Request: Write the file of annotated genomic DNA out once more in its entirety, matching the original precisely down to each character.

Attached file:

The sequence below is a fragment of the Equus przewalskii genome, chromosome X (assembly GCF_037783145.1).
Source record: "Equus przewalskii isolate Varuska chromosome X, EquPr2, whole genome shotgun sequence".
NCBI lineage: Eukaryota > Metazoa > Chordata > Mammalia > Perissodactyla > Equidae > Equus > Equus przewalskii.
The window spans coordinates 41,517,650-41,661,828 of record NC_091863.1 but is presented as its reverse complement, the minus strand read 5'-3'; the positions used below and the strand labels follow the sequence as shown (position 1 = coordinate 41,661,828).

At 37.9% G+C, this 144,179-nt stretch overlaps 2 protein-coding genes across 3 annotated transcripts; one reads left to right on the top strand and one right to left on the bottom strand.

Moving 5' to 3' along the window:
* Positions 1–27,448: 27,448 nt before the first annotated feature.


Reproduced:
The sequence below is a fragment of the Equus przewalskii genome, chromosome X (assembly GCF_037783145.1).
Source record: "Equus przewalskii isolate Varuska chromosome X, EquPr2, whole genome shotgun sequence".
NCBI lineage: Eukaryota > Metazoa > Chordata > Mammalia > Perissodactyla > Equidae > Equus > Equus przewalskii.
The window spans coordinates 41,517,650-41,661,828 of record NC_091863.1 but is presented as its reverse complement, the minus strand read 5'-3'; the positions used below and the strand labels follow the sequence as shown (position 1 = coordinate 41,661,828).

At 37.9% G+C, this 144,179-nt stretch overlaps 2 protein-coding genes across 3 annotated transcripts; one reads left to right on the top strand and one right to left on the bottom strand.

Moving 5' to 3' along the window:
* Positions 1–27,448: 27,448 nt before the first annotated feature.